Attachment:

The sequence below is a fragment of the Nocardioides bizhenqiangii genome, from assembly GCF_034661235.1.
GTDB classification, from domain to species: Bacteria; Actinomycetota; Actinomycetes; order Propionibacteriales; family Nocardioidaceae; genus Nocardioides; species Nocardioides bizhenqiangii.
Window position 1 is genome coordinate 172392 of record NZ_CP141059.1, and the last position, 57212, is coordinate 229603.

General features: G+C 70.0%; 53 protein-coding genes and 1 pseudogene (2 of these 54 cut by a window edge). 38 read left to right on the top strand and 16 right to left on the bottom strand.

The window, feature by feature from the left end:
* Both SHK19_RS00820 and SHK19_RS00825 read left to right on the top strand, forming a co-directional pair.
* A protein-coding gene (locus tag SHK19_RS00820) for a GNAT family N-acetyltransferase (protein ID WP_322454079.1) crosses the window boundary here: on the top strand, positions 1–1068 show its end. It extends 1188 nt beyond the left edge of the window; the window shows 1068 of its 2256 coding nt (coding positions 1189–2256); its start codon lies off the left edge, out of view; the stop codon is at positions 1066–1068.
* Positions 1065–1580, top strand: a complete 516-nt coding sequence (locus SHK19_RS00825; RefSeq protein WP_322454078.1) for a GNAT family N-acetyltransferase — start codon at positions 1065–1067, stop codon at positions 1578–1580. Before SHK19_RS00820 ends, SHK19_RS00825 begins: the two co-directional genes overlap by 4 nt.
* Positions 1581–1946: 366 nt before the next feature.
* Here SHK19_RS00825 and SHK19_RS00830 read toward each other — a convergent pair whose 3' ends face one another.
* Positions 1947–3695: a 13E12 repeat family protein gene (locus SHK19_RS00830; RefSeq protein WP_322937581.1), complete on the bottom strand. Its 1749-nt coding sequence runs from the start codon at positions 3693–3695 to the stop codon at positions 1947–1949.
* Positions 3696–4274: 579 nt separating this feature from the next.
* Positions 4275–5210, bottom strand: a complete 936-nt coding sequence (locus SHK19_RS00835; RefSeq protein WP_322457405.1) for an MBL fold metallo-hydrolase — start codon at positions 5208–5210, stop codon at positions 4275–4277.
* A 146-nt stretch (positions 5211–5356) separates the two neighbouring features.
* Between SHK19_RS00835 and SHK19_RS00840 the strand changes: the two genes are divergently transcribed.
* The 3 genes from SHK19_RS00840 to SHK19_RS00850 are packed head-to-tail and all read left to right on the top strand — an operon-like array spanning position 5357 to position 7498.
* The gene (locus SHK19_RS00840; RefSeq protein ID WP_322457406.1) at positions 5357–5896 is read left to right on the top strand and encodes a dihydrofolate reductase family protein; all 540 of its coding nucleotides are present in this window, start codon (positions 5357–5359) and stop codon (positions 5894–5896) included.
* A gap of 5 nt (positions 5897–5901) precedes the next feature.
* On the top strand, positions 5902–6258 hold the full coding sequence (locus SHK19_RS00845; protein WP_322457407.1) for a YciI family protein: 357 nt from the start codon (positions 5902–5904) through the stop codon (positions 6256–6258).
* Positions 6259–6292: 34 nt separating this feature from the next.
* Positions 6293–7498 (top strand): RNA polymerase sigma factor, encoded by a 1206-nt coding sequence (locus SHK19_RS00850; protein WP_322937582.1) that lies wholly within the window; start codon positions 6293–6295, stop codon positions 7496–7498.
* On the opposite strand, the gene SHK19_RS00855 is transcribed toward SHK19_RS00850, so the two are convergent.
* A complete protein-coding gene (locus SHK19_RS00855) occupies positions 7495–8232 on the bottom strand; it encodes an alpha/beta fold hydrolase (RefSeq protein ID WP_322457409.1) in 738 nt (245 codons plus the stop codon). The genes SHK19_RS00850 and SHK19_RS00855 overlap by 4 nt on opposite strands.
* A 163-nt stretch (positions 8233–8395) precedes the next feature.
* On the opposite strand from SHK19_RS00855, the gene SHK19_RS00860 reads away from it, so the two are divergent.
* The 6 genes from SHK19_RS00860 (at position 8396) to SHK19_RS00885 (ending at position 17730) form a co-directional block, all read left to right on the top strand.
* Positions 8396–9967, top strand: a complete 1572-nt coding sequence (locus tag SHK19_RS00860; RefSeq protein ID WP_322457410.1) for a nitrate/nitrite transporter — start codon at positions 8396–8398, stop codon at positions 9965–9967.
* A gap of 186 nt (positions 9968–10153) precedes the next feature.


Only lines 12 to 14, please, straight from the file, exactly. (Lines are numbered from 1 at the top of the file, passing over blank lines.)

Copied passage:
* Positions 3696–4274: 579 nt separating this feature from the next.
* Positions 4275–5210, bottom strand: a complete 936-nt coding sequence (locus SHK19_RS00835; RefSeq protein WP_322457405.1) for an MBL fold metallo-hydrolase — start codon at positions 5208–5210, stop codon at positions 4275–4277.
* A 146-nt stretch (positions 5211–5356) separates the two neighbouring features.